A festival in name only, Noise Pop is really just an excuse (albeit a great one) to see a diverse collection of musicians, with the only real link being the event’s bubbly-lettered logo. A scrappy counterweight to the corporate festivals that specialize in expensive ticket prices and high-prestige names, this year’s Noise Pop is headlined by anti-establishment acts like Ty Segall and Vince Staples, and takes places in small, scattered venues, not sprawling, anonymous fields.
In addition to booking big-name acts, Noise Pop does an admirable job of filling slots with local bands, either in headlining positions or in supporting roles for nationally-recognized bands. Celebrating its 25th anniversary, this year’s festival is the largest edition yet, with dozens of Bay Area groups included in the lineup.
Here’s a look at a few notable local acts:
Rogue Wave: A reliable fixture at Noise Pop for years, Rogue Wave (helmed by Oakland-to-San-Rafael musician Zach Rogue) makes the kind of shimmering, emotionally resonant tunes that dominated the indie rock scene in the early 2000s. Rogue Wave never quite penetrated the cultural zeitgeist like their peers Death Cab for Cutie or The Shins, but the outfit continues to produce jangly, melodic pop nuggets. Skilled masters of tastefully appropriating the past, Rogue Wave took their love for homage a step further on their latest album, Cover Me, with a set of cover tunes from ‘80s rock mainstays. They’ll play those covers and more for their Noise Pop show at Rickshaw Stop on Feb. 24.
Shannon and the Clams: Shannon Shaw, lead singer for Shannon and the Clams, is an irresistible force, leading her ‘60s doo-wop/garage group with a sultry swagger that’s impossible to deny. Schooled on the sounds of Burger Records bands and goth-punks like the Gories, Shannon and the Clams are like an alternate version of Carrie, one in which the blood-soaked teenager picks up a guitar and shreds instead of blasting everyone with her crazy psychic powers. The Oakland trio will open up for fellow scuzz-rocker and former S.F. resident Ty Segall at The Fox Theater on Feb. 27, a potent combo that will make for a particularly raucous night.
The Bilinda Butchers: If you know anything about My Bloody Valentine, then it should come as no surprise that The Bilinda Butchers specialize in making layered, anthemic dream-pop songs. Named after the guitarist of the legendary shoegaze band, The Bilinda Butchers’ songs lack some of My Bloody Valentine’s abrasive edge, but their soaring, ambitious creations leave listeners with the same woozy, intoxicated feeling. A regular presence on the local music scene, the group will be opening for The Radio Dept. at the Independent on Feb. 25.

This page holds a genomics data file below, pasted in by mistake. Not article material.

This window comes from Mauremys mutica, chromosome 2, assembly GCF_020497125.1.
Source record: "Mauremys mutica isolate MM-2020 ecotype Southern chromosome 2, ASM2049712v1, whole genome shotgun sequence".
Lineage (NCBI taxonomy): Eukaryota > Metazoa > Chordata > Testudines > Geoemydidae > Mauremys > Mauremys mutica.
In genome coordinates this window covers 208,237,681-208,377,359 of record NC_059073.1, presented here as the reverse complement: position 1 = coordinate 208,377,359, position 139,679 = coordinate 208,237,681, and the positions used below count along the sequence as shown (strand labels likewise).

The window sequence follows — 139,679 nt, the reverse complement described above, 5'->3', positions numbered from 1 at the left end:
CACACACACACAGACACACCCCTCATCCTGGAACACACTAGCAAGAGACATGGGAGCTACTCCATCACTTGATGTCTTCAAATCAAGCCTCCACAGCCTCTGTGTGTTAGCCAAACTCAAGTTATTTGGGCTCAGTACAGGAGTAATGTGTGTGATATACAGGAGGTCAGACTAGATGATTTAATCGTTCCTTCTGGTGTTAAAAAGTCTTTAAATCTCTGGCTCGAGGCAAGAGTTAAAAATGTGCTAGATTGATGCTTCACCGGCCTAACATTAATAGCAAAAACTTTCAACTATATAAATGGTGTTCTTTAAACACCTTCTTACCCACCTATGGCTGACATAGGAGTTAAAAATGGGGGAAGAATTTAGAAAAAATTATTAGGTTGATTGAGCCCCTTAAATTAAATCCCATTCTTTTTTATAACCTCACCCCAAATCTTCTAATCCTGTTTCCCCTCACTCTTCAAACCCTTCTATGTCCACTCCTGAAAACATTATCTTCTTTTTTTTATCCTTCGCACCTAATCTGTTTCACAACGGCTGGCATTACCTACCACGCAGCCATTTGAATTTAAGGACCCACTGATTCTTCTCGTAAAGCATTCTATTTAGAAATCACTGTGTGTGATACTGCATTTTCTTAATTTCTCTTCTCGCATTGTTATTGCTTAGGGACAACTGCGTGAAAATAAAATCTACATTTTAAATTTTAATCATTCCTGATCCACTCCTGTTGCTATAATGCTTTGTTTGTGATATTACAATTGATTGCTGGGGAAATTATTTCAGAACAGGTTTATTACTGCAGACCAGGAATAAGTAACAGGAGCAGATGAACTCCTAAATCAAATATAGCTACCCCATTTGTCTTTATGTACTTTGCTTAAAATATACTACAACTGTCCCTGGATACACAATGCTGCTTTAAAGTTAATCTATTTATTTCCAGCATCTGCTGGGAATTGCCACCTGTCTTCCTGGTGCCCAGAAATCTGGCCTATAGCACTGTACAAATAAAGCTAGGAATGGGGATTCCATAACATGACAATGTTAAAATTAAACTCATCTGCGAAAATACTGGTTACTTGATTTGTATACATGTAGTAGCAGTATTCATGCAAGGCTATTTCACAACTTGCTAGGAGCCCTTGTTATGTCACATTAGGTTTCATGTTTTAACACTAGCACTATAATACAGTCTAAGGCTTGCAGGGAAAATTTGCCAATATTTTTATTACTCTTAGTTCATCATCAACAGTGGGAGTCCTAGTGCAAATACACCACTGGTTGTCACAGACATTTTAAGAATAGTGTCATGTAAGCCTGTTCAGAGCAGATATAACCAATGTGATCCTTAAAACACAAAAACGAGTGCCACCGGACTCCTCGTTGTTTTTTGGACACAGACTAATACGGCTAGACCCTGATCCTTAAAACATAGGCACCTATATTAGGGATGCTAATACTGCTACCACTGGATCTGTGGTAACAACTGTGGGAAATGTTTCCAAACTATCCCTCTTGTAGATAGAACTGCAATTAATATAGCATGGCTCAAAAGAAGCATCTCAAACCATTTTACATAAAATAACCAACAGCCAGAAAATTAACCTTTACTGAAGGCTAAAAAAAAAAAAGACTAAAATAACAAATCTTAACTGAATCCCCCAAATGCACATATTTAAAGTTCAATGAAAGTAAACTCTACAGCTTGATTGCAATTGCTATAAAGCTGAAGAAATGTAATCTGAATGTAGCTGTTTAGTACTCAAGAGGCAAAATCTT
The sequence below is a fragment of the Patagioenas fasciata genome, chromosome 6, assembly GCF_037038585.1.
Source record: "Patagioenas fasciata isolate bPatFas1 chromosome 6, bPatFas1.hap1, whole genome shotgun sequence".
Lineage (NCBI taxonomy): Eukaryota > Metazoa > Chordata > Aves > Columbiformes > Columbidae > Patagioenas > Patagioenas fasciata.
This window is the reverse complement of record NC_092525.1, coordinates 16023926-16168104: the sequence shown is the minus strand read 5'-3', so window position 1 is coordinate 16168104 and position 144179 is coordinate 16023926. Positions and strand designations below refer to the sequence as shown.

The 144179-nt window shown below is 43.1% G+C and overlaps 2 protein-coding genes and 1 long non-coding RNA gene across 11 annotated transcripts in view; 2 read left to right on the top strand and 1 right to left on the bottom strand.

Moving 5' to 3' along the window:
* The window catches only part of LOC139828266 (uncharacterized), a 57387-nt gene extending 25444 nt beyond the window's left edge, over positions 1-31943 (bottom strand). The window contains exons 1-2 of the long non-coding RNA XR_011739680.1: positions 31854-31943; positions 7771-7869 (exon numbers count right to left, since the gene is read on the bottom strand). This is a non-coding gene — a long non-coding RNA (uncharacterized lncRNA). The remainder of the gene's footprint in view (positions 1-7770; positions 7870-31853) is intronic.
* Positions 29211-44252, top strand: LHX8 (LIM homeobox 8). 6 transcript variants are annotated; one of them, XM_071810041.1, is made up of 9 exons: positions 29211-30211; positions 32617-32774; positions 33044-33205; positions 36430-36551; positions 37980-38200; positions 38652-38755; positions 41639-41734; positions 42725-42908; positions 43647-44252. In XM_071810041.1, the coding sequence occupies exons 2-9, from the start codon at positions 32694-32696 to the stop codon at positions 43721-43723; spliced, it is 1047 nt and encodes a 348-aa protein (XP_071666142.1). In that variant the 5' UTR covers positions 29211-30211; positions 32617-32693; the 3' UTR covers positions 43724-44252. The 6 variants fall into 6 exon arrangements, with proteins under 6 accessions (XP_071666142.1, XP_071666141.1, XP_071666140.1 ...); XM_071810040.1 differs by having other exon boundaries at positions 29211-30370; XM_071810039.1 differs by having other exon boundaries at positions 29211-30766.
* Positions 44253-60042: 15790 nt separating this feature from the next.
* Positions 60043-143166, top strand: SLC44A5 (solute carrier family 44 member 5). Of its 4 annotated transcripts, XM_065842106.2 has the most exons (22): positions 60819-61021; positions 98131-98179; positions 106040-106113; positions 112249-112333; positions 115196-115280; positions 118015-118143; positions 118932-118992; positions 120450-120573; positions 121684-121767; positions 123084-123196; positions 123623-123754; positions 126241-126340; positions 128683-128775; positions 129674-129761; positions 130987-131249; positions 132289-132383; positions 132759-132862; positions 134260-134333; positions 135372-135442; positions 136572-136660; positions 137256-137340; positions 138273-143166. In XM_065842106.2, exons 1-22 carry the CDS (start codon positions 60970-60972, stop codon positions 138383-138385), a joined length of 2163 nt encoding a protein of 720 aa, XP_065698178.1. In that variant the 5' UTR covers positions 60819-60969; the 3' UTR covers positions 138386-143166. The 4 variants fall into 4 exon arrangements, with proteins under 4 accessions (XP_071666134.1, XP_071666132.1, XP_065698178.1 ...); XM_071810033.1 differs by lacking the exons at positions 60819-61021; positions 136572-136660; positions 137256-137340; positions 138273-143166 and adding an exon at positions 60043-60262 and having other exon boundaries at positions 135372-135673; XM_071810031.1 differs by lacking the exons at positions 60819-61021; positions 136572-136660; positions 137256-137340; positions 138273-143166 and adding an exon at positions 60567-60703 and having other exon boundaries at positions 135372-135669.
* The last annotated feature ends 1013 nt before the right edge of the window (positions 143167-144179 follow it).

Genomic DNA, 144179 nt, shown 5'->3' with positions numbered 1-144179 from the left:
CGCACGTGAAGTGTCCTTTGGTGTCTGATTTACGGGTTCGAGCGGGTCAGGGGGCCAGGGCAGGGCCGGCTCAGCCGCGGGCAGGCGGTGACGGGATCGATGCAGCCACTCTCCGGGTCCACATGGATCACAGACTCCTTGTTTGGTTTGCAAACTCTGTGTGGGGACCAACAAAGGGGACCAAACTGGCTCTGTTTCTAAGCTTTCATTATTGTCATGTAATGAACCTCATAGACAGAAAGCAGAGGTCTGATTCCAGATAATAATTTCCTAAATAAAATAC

Hot Flash Heat Wave: Much to the annoyance of locals, the exodus of bands from San Francisco has been exasperatingly over-covered in recent years, so it’s always nice to see a band like Hot Flash Heat Wave still flying their banner within the city walls. With three lead vocalists, this quartet from the Excelsior can shift from brooding, Interpol-inspired numbers to buoyant, Belle and Sebastian odes and then back to squawking, no-frills garage-rock. Always a go-to opening act for top-flight bands coming to town, HFHW will be in the middle of the bill for the Crocodiles’ show at Bottom of the Hill on Feb. 23 (a gig that also includes fellow locals NRVS LVRS.)
Hazel English: Originally from Australia, this up-and-coming singer-songwriter writes blissful, gauzy tunes perfect for driving through sun-dappled country roads. English’s penchant for aching, nostalgia-laden music is quickly making the Oakland resident a known figure in the music world. Her debut EP Never Going Home (produced by fellow Oakland musician and stylistic contemporary Jackson Phillips of Day Wave), showcased her considerable talents and garnered praise from national publications. She’ll headline a show at the Rickshaw Stop on Feb. 21. Local acts like Maggie Y/O, Tanukichan, and Elsa y Elmar will support.
Qrion: The EDM craze that briefly overwhelmed music festivals and intoxicated teenagers everywhere has been widely derided as a fleeting fad, which is sad in that it discredits its musical forebears from the Intelligent Dance Music (IDM) genre. Qrion, a Bay Area-via-Japan producer, is a descendant of great IDM acts like Boards of Canada and Fennesz, making hypnotic, understated dance music that has a trance-like effect on listeners. A recent arrival to the region, Qrion will be making one of her fledgling live appearances when she performs on the opening bill for Tennyson at Brick and Mortar on Feb. 23.
The Mother Hips: Carrying in the tradition of nomadic frontiersmen like Johnny Cash while adding elements of desert-rock bands such as Calexico, The Mother Hips are the perfect soundtrack for down-on-their-luck dudes just trying to make due. The San Francisco band has been around forever, rotating between traditional rock and alt-country sounds throughout their 27-year career. They’ll headline a Feb. 24 show at the New Parish under the name The Hip Replacements, because guitarist/vocalist Tim Bluhm is still recovering from an injury that occurred in December.
Nyre: San Francisco is the birthplace of psychedelic music, with the Grateful Dead, Janis Joplin, and Jefferson Airplane providing the template for trippy, ambling guitar freakouts. Carrying on in this lineage is Nyre, a local rock group deeply indebted to the spacy jams of Tame Impala. The group’s exploratory, cosmic tunes are perfect for smoking spliffs and contemplating the meaning of life (or where to get your next slice of pizza.) They’re among several bands opening for The Palms at Rickshaw Stop on Feb. 22.